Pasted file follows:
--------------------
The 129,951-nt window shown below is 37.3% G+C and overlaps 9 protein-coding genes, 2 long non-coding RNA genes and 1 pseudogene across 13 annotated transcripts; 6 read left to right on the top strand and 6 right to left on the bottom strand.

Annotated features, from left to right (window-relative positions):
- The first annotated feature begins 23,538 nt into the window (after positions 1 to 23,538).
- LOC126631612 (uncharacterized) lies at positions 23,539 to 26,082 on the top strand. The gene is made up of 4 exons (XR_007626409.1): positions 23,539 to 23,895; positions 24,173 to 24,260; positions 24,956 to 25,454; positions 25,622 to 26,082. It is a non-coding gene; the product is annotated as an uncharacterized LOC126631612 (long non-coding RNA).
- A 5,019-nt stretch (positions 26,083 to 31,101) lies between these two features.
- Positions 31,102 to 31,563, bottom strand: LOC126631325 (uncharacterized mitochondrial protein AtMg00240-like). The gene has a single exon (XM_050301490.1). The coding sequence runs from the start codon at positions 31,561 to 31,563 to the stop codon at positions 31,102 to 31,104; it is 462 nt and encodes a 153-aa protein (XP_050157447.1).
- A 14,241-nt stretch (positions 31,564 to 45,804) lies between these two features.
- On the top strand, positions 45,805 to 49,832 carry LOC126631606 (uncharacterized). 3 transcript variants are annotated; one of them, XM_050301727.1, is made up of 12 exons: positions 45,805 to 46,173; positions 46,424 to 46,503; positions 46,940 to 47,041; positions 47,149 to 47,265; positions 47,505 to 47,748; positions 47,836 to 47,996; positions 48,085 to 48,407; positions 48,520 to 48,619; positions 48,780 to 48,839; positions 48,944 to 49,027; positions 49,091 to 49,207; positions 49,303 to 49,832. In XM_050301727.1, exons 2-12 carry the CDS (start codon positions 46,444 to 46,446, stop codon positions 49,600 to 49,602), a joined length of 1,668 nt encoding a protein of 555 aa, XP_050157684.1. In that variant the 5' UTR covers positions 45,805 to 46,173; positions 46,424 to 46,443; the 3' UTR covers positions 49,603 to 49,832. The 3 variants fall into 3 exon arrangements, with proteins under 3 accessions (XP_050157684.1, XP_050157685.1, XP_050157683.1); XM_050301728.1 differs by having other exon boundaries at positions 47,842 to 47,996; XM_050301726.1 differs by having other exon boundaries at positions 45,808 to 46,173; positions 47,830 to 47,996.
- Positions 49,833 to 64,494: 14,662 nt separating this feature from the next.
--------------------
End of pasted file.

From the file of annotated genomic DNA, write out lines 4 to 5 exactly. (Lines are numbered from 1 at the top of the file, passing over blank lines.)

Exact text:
- LOC126631612 (uncharacterized) lies at positions 23,539 to 26,082 on the top strand. The gene is made up of 4 exons (XR_007626409.1): positions 23,539 to 23,895; positions 24,173 to 24,260; positions 24,956 to 25,454; positions 25,622 to 26,082. It is a non-coding gene; the product is annotated as an uncharacterized LOC126631612 (long non-coding RNA).
- A 5,019-nt stretch (positions 26,083 to 31,101) lies between these two features.